SOLs Exposed




Sol tests

Are these required tests an important set of standards or just burdensome guidelines?

By: Ben Swenson

You’d think it was some exercise in militaryspeak with all the acronyms: SOL, NCLB, AYP. Any public school teacher in Virginia, however, can tell you that these terms don’t concern men and women in uniform but millions of school children instead. These acronyms and more (and there are many) govern much of the instruction that kids receive after they walk sleepily through the doors of Virginia’s public schools.

It’s likely that you’ll hear one of these more often than others: SOLs. Teachers and students hear it almost daily. The SOLs are maligned by some, exulted by others, continually evaluated and revised. SOL tests are also closely guarded. Anyone who has taken or administered the exam is strictly prohibited from discussing its contents with anyone, including teachers. SOLs are such an important part of public school instruction that the acronym itself lost its humorous association (as in a-certain-something out of luck) long ago.

So what’s the big fuss about SOLs? Are they an important set of standards that are making students college and career-ready? Or are they burdensome guidelines that kill creativity in the classroom? What you see depends on where you stand. Here we’ll explain SOLs and give you a general idea of why they evoke such strong reactions from people and why many folks would just as soon get rid of them as have them remain an integral part of public education.

SOL is an acronym for Standards of Learning. The SOLs are a list of facts and skills that students all across Virginia should know after completing a course. SOLs exist for each grade and most subjects; there are SOLs for English, math, science, social studies and eight other non-core subjects, like fine arts. Every set of standards is broken down into as many as a dozen or more topics, each with their own sub-topics. For example, this is one of fifth grade science’s standards, SOL 5.6 (there are seven altogether, 5.1 to 5.7):

Interrelationships in Earth/Space Systems
5.6 The student will investigate and understand characteristics of the ocean environment. Key concepts include:
a) geological characteristics (continental shelf, slope, rise);
b) physical characteristics (depth, salinity, major currents); and
c) biological characteristics (ecosystems).

Fifth grade science teachers can add onto this by teaching about, say, underwater volcanoes if they want to, but the concepts above are the ones they’re required to cover.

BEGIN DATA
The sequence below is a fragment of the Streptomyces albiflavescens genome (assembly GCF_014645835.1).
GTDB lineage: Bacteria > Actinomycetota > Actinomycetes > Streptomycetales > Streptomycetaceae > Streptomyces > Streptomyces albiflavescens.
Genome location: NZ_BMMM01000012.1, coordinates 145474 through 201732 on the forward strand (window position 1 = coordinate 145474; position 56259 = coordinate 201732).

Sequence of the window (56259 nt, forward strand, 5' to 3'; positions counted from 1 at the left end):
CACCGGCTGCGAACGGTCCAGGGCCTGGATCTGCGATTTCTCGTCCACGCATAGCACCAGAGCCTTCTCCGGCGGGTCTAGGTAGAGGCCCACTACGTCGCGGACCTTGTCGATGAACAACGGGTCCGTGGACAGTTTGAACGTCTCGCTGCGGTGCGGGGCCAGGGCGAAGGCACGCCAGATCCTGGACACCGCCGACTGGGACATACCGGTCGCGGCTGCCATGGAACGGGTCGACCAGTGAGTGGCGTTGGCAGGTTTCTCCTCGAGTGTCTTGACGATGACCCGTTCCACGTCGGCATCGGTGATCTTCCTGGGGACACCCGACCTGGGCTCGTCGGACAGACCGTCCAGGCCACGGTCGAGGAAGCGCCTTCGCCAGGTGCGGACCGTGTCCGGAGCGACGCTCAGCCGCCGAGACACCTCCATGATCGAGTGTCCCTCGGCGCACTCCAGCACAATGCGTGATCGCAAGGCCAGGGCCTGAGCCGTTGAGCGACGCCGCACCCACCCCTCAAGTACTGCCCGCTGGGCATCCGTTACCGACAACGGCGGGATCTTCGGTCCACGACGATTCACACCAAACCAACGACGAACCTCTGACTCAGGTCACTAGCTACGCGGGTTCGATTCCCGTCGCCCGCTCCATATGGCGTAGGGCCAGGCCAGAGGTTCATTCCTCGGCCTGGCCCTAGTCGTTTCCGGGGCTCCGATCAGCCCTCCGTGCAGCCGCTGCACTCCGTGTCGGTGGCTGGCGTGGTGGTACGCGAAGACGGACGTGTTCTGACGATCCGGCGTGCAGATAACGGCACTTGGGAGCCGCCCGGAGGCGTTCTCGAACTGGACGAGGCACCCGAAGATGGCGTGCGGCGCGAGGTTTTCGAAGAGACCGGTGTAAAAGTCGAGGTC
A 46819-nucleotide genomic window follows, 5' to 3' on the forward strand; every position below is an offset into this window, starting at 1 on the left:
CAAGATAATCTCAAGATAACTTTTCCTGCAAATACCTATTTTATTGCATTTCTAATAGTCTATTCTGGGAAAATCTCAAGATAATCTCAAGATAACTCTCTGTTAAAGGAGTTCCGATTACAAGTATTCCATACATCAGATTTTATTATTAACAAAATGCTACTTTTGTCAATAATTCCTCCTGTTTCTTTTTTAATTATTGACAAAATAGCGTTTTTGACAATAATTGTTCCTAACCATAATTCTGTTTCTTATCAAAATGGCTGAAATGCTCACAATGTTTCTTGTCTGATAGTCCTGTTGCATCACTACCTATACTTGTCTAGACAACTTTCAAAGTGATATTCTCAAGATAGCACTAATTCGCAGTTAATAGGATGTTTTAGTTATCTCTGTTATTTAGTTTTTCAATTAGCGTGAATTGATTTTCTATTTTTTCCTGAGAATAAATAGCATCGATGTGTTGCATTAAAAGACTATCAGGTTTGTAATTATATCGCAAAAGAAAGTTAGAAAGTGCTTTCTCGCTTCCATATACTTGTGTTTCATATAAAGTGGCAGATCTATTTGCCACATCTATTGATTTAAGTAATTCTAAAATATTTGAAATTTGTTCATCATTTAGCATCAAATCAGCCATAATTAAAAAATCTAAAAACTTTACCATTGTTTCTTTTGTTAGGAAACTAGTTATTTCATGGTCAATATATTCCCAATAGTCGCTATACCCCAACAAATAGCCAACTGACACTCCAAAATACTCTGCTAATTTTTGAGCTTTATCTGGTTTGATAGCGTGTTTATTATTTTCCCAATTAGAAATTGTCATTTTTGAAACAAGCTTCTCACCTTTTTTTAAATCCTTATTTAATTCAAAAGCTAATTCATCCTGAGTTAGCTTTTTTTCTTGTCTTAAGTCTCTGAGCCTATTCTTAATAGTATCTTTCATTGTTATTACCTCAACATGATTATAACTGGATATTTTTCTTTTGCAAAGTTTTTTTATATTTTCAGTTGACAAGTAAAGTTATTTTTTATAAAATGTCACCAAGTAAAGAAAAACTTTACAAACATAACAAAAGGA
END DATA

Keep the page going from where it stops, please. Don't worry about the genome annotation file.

At the end of the school year, there are SOL tests, but not every grade or course has one. For example, most high school students are required to take English all four years of high school, but they take English SOL tests only one of those years. A middle school student won’t take a science SOL test until eighth grade. A small minority of students with special needs might take very few or even no SOL tests in school, although there is an alternative assessment they’re required to take. Nevertheless, the typical student who remains in Virginia’s public schools takes more than 30 SOL tests in grades K to 12.

So why should the general public care about SOL tests? Because in more ways than one, they’re a report card. In high school, individual students earn so-called verified credits by passing SOL tests. Before a student graduates, he or she must earn a specified number of these credits.

On a broader scale, SOL tests are a report card for individual schools and districts as well as the state as a whole. The Virginia Department of Education publishes the percentage of students who pass specific SOL tests in each of these scales. It’s a way to publically acknowledge progress being made by taxpayer-funded education.

And it’s the law. The No Child Left Behind Act of 2001, or NCLB, requires states to have a set of standards and accompanying tests that help identify both struggling and successful schools. The SOLs are Virginia’s answer to that.

Virginia uses the data it collects from SOL tests in part to determine if a school is annually awarded a status it calls “Accredited.” There are a few statuses that are something less than accredited: “Provisionally Accredited” and “Accredited with Warning,” for instance. For the 2011–2012 school year, 96 percent of Virginia’s more-than-1,800 schools are accredited. Only two schools in the entire commonwealth received the lowest designation, “Accreditation Denied”—a middle school in Petersburg and Lafayette-Winona Middle School in Norfolk.